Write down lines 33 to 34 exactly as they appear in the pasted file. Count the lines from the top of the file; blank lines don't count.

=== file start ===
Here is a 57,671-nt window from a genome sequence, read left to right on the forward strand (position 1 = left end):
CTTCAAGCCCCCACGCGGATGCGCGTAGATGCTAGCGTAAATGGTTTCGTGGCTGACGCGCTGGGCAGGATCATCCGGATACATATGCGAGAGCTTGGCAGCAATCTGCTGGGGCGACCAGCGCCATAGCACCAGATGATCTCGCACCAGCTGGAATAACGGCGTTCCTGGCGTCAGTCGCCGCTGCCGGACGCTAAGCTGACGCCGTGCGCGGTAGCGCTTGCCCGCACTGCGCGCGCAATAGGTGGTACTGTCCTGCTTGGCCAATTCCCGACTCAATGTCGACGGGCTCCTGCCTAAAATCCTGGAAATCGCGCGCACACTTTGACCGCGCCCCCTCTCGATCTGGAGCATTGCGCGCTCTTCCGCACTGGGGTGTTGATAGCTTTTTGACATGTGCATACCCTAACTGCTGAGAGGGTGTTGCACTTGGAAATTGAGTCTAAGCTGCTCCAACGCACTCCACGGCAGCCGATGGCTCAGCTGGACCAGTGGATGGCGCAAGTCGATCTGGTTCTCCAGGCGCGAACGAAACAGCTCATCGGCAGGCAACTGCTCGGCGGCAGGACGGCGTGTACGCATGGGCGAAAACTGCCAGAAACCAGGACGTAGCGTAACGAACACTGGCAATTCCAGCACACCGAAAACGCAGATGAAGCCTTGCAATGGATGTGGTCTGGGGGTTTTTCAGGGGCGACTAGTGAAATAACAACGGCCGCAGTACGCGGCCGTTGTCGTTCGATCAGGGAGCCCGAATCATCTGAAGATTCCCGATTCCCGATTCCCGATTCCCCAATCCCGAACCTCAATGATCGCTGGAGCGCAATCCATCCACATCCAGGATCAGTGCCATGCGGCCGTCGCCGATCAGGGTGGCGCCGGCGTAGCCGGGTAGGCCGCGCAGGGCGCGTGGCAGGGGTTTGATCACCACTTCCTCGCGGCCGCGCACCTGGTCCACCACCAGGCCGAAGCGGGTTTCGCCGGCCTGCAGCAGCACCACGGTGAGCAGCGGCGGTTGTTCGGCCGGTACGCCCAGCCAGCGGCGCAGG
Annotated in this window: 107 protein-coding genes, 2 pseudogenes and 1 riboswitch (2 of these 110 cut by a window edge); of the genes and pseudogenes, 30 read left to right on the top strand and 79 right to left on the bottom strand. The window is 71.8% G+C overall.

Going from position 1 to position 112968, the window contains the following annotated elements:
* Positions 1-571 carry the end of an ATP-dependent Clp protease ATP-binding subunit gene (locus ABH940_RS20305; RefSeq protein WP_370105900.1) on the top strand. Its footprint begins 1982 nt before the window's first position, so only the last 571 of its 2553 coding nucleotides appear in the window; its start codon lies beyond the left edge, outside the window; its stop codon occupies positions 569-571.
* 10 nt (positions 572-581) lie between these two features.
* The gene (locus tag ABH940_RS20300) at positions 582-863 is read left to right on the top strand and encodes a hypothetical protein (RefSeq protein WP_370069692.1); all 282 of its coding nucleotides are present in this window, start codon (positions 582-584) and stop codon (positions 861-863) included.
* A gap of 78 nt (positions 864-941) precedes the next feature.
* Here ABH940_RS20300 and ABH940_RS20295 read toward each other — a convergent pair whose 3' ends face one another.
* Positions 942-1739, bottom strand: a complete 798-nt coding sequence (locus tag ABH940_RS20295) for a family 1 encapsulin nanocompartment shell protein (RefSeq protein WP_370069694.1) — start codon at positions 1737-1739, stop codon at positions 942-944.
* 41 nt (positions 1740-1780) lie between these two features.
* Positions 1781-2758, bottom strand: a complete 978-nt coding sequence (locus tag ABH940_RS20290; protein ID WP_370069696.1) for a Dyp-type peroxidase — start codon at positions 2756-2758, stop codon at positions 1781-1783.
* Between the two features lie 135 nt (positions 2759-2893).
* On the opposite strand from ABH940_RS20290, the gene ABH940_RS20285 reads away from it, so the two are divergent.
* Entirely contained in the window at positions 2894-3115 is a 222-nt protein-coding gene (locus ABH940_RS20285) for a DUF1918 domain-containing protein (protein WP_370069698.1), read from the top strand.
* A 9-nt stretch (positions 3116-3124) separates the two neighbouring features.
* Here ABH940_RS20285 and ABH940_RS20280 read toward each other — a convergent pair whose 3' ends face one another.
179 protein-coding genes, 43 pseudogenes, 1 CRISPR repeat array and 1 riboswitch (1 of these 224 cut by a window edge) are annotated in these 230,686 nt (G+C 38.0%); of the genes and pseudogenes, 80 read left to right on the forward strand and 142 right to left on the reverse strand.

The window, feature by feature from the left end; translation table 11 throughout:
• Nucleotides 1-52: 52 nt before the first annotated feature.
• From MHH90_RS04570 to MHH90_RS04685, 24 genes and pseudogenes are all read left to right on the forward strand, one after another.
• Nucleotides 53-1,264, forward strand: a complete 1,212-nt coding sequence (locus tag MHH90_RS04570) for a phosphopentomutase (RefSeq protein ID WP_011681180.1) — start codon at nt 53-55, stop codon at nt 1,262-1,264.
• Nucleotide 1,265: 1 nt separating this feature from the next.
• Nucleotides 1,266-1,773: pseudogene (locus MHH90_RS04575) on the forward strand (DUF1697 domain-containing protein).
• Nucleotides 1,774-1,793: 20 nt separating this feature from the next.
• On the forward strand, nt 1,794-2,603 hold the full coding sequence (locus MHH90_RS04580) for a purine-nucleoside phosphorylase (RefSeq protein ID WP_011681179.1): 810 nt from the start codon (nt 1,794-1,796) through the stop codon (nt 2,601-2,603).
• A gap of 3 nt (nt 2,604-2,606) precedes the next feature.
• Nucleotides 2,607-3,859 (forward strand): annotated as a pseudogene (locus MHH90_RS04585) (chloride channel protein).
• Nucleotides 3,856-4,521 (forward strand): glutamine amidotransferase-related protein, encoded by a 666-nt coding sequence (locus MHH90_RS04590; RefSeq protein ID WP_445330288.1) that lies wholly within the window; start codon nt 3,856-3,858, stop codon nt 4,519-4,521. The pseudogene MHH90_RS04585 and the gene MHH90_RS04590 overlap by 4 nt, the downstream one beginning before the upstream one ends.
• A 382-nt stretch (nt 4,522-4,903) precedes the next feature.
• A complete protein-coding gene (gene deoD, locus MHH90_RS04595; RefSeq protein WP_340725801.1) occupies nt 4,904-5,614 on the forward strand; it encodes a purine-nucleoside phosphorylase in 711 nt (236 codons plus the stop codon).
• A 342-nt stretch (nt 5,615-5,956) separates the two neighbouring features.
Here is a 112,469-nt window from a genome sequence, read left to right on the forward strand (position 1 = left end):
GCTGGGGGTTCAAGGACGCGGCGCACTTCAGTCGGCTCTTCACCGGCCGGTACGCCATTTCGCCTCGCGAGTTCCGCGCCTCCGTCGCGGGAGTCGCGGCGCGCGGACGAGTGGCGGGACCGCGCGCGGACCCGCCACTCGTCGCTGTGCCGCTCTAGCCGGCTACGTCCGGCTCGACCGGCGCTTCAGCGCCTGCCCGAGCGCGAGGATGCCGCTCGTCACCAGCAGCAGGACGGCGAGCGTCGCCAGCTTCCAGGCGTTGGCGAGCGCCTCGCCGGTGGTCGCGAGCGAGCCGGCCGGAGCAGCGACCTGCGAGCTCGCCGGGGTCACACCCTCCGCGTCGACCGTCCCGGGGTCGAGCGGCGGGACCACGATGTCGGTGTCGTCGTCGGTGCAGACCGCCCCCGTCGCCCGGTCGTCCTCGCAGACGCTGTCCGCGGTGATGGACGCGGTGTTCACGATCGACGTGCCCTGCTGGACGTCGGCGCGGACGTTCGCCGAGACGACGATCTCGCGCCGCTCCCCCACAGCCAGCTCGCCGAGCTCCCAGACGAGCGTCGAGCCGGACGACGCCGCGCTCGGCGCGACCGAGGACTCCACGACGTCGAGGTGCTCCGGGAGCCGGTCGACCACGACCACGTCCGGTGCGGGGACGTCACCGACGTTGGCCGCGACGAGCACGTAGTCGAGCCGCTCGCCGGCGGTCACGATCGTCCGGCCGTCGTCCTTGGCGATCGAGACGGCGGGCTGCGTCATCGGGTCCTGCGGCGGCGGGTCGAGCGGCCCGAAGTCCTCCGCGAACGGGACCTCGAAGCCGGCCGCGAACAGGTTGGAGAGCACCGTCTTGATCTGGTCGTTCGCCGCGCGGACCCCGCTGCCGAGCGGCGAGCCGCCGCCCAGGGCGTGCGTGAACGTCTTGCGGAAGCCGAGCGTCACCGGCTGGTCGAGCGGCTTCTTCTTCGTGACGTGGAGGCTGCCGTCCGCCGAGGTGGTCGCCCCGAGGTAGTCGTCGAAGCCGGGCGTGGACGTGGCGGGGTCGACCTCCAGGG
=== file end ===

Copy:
Here is a 112,469-nt window from a genome sequence, read left to right on the forward strand (position 1 = left end):
GCTGGGGGTTCAAGGACGCGGCGCACTTCAGTCGGCTCTTCACCGGCCGGTACGCCATTTCGCCTCGCGAGTTCCGCGCCTCCGTCGCGGGAGTCGCGGCGCGCGGACGAGTGGCGGGACCGCGCGCGGACCCGCCACTCGTCGCTGTGCCGCTCTAGCCGGCTACGTCCGGCTCGACCGGCGCTTCAGCGCCTGCCCGAGCGCGAGGATGCCGCTCGTCACCAGCAGCAGGACGGCGAGCGTCGCCAGCTTCCAGGCGTTGGCGAGCGCCTCGCCGGTGGTCGCGAGCGAGCCGGCCGGAGCAGCGACCTGCGAGCTCGCCGGGGTCACACCCTCCGCGTCGACCGTCCCGGGGTCGAGCGGCGGGACCACGATGTCGGTGTCGTCGTCGGTGCAGACCGCCCCCGTCGCCCGGTCGTCCTCGCAGACGCTGTCCGCGGTGATGGACGCGGTGTTCACGATCGACGTGCCCTGCTGGACGTCGGCGCGGACGTTCGCCGAGACGACGATCTCGCGCCGCTCCCCCACAGCCAGCTCGCCGAGCTCCCAGACGAGCGTCGAGCCGGACGACGCCGCGCTCGGCGCGACCGAGGACTCCACGACGTCGAGGTGCTCCGGGAGCCGGTCGACCACGACCACGTCCGGTGCGGGGACGTCACCGACGTTGGCCGCGACGAGCACGTAGTCGAGCCGCTCGCCGGCGGTCACGATCGTCCGGCCGTCGTCCTTGGCGATCGAGACGGCGGGCTGCGTCATCGGGTCCTGCGGCGGCGGGTCGAGCGGCCCGAAGTCCTCCGCGAACGGGACCTCGAAGCCGGCCGCGAACAGGTTGGAGAGCACCGTCTTGATCTGGTCGTTCGCCGCGCGGACCCCGCTGCCGAGCGGCGAGCCGCCGCCCAGGGCGTGCGTGAACGTCTTGCGGAAGCCGAGCGTCACCGGCTGGTCGAGCGGCTTCTTCTTCGTGACGTGGAGGCTGCCGTCCGCCGAGGTGGTCGCCCCGAGGTAGTCGTCGAAGCCGGGCGTGGACGTGGCGGGGTCGACCTCCAGGG